When I went to seminary, I learned systematic theology, survey of the Old Testament, survey of the New Testament, history, hermeneutics, eschatology, Greek, Hebrew and Philosophy. But in the midst of taking in so much knowledge, I found myself struggling to find God in my theology and in my life. My heart was dry and cold. Even being an ordained pastor of a congregation at the time, there was still no suspense or mystery about God and who He is. My thinking was limited to the idea: God is out there, and I am doing a favor for Him with all my serving. I myself figured everything out and concluded on my own how it should be done.
Because of my interest in history, I was quite eager to learn the history of the Old Testament. But the God of the Old Testament didn’t impact me. I was more caught up in the history and the procedures. Through all my studies, the God of the Old Testament didn’t cause me to bow down and say, “God, You are a Holy God,” or to hear Him say, “Take your shoes off for you are standing on holy ground.”
I lost sight of the God who dwells in light that no man can approach, a consuming fire. I couldn’t really see John, who was the beloved disciple leaning on Christ’s shoulders, falling down faint at the very sight of this risen Christ. For me, it had all become study material. It was all history.
Studying the 30 years of history of the Church in the Book of Acts, I was more impressed with the events, dates, locations, knowing who did what and learning the secular parallel history that happened during this time, rather than understanding the mystery of a God who still sends angels, who still says a crippled man can get up and walk, and the dead can rise again.
With my personal upbringing and my natural ability to think logically and systematically, I became an aggressive defense lawyer for God. Did someone want to argue about the resurrection? Or argue if the Bible is God’s Word or not? Was someone ready to talk about the Trinity? I was very eager to talk about it all.
But I found God was at my mercy, my rationale, my understanding of Christianity. I was so detached from the reality of who God is and from truly seeing Christ. I wish my head knowledge, ability to reason, my fundamental and sound doctrine would have pushed me to enter in and stand before the Holy of Holies and see Him, but it didn’t. “Worship in Spirit and truth” became merely an alien thought that I tried to explain theologically.
What I needed—what we all need—is not all the right answers about God or even the “how” in becoming more spiritual. It is God Himself that we need. A few things I’ve read that have aided me in this discovery of finding God Himself are the lives and writings of early Church fathers and the books Way of the Heart by Henri Nouwen and the Benedict Option by Rod Dreher. What you will find in practice is that God becomes more real to us as we seek Him in worship, in silence, rather than in our noise and knowledge.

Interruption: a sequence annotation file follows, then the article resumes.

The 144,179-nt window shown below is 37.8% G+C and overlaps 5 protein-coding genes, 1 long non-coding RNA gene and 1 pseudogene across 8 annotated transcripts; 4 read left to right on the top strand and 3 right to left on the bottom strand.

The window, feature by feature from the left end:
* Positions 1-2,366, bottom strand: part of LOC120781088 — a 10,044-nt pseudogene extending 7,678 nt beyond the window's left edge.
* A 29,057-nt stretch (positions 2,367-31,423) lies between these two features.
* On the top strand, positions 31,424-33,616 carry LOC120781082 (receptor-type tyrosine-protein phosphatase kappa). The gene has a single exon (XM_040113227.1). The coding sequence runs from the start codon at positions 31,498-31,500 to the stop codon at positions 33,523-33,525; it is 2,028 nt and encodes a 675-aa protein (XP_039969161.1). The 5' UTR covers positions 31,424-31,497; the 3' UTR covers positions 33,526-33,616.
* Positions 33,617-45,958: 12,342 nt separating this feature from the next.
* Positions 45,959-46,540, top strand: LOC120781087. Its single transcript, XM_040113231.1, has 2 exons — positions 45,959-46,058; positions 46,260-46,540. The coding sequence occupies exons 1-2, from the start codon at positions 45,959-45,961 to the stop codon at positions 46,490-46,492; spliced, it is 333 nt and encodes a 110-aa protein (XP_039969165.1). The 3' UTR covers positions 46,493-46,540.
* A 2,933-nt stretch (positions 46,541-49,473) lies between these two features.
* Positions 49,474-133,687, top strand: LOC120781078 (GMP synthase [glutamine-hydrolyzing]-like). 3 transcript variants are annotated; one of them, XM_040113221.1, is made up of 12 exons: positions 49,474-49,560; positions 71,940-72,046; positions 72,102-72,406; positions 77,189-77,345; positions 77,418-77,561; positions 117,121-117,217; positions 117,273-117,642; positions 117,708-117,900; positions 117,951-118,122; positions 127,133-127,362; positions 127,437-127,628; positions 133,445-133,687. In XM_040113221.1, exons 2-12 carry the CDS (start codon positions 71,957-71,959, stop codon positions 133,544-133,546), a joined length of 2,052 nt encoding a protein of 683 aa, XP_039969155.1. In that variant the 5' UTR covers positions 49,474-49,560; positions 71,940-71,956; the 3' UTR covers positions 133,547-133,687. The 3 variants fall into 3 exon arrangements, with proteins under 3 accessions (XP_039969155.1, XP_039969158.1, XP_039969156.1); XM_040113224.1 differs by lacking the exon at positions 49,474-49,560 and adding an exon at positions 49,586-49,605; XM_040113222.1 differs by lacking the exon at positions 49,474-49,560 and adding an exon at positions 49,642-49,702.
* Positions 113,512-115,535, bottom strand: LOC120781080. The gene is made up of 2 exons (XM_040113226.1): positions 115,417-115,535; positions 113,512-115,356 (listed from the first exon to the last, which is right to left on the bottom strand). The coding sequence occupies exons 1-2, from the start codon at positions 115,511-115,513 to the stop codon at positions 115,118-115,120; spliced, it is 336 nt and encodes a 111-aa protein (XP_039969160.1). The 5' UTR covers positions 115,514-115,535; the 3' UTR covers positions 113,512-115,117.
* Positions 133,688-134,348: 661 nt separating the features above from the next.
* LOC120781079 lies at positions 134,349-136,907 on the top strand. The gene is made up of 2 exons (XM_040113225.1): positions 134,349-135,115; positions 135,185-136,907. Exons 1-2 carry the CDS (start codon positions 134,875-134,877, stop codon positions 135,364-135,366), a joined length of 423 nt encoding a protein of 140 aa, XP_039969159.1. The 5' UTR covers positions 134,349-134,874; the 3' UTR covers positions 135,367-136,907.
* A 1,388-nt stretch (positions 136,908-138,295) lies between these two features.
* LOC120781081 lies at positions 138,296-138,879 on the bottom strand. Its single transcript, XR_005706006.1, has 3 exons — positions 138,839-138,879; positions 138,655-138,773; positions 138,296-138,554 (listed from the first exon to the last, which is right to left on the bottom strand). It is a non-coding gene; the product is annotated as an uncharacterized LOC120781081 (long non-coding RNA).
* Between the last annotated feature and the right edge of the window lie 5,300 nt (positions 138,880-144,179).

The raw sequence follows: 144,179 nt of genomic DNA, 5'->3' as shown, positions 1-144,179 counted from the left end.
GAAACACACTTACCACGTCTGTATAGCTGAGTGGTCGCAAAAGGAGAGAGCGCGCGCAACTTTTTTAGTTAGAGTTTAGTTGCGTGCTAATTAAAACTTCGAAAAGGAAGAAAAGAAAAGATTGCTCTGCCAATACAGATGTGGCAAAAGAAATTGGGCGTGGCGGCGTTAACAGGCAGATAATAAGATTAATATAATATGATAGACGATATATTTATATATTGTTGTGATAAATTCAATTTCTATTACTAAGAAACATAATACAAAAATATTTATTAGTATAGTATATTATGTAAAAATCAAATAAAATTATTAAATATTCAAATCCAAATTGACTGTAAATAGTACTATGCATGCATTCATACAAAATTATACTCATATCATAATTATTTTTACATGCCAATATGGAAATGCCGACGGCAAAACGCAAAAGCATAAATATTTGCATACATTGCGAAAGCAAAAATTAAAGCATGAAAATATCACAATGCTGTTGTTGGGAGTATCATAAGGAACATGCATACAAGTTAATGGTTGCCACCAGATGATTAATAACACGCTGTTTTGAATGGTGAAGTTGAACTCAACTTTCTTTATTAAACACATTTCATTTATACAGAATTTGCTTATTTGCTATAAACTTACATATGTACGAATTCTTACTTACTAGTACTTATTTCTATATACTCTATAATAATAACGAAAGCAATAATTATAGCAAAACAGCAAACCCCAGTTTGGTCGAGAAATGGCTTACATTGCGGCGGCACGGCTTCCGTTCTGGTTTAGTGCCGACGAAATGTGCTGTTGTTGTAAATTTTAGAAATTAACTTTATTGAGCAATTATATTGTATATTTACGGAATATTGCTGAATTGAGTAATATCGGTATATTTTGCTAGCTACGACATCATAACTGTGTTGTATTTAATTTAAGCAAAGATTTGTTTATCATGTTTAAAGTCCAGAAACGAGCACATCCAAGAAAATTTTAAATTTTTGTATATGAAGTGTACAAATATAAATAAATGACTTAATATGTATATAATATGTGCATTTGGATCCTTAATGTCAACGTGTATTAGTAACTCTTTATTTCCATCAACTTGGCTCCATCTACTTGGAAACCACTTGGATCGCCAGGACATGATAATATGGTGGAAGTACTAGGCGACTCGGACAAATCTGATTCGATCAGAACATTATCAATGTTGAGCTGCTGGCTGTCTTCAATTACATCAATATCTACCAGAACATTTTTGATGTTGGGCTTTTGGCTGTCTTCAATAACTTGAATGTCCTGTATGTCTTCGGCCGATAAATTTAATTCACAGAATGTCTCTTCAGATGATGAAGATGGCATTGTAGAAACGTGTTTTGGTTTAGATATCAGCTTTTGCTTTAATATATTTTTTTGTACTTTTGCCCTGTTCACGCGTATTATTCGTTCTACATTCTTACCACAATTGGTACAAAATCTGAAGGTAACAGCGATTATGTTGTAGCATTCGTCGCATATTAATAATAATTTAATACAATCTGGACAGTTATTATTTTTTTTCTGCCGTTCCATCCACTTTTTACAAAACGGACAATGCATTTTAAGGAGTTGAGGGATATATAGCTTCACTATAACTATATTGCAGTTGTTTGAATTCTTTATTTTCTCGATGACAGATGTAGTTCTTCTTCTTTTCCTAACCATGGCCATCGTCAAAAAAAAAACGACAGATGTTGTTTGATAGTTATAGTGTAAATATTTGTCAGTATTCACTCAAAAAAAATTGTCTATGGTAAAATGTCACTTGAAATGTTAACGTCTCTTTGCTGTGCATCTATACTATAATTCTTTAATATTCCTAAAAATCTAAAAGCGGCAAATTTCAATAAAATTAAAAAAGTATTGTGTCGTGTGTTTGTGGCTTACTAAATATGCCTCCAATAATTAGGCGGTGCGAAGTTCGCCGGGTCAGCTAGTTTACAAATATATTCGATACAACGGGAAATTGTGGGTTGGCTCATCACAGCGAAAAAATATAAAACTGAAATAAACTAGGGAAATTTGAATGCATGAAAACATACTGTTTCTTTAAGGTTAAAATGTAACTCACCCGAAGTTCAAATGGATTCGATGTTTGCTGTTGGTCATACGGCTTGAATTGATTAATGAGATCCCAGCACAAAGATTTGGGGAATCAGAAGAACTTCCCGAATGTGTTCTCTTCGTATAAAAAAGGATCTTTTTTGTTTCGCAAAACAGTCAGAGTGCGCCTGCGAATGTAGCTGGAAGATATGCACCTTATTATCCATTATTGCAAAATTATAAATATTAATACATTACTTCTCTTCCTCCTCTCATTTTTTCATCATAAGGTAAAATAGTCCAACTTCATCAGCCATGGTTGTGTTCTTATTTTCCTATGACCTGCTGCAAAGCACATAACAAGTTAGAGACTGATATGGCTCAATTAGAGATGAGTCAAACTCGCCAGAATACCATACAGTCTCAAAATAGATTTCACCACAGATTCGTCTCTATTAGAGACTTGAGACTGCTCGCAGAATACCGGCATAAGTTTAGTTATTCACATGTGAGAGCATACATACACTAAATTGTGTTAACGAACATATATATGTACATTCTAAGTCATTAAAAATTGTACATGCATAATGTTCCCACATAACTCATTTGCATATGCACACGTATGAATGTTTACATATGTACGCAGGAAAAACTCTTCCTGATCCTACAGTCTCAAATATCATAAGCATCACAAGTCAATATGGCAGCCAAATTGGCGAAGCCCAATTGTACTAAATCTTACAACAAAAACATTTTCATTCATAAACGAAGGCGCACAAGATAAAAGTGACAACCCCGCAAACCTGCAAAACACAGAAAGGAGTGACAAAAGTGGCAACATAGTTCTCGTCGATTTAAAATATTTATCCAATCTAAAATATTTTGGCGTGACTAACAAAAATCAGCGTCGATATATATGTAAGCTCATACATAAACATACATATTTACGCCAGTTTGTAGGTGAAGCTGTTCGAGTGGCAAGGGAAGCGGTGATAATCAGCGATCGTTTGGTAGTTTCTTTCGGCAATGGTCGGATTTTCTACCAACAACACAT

When God told Moses to tell Pharaoh to let His people go, what was the reason He gave for this? They had been in Egypt for 400 plus years, and the message God gave to Moses to declare to the ruler of the land was, “You tell him, ‘Let My people go, so that they may worship Me in the wilderness’ ” (Exodus 7:16, emphasis mine).
Egypt represents the world, bondage, sin, damnation, darkness, being lost, helpless. It took innocent lambs to be slain before they could leave Egypt. But the reason for leaving Egypt was so that they could “ ‘worship Me [God] in the wilderness.’ ” God didn’t tell Moses to say, “Let My people go, so that they may become brilliant scholars, perform miracles and wonders, and marvel at My creation.” God called them out to worship Him. That was the epicenter, the core of the core of the intention of God.
And Jesus said, “God is looking for worshipers.” We have a chorus about how the reason we live is to worship Him.
Read Isaiah 6, and then read Revelation 4 and 5. In Isaiah, God steps in and opens Isaiah’s eyes, and He sees something he never even imagined: The throne of the Almighty God, and the One who sits on the throne. He sees all the worship that is going on. He hears the words that they proclaim: “Holy, Holy, Holy, is the Lord God Almighty.”
Thousands of years go by, and that throne room scene remains the same. The proof? Revelation 4 and 5. Saint John the Apostle was alone on the Isle of Patmos, and all of a sudden, just like what happened to Isaiah, his eyes were opened. Suddenly, he saw things that he didn’t know, and he was able to see the same scene that Isaiah saw.
The God of the Old Testament is the same God of the New Testament. The examples we have from the Bible of the people who knew God and worshiped Him give us examples of a worship that was not for what they could get out of it. It was a worship of the offering of their lives, without even thinking who was watching or what other people were doing. Their focus was not any person; their audience was the Holy Trinity.
As an individual, when all is said and done, the only thing that matters is who you have become in your relationship with the Living Christ, and who you have become depends on your knowledge of Him. Knowing God is to partake of His divine nature (see 2 Peter 1:3) and it is an inside out reality. The knowledge of Him is not intellectual, but transferable; it is incarnational, which means He becomes your life, and He lives through you. Our entire life transforms—behavior, attitude, response, actions, silence, prayer—it all changes as we become more like Jesus (see 2 Corinthians 3:18 and 1 John 2:16). And this transfer happens through worship (see Romans 12:1-2).
Have you been with Your Lord this week? Have you seen Him? Have you worshiped in a way that you no longer see anything else, but Him? Do not waste another moment for this opportunity to see Him. Come to Him today.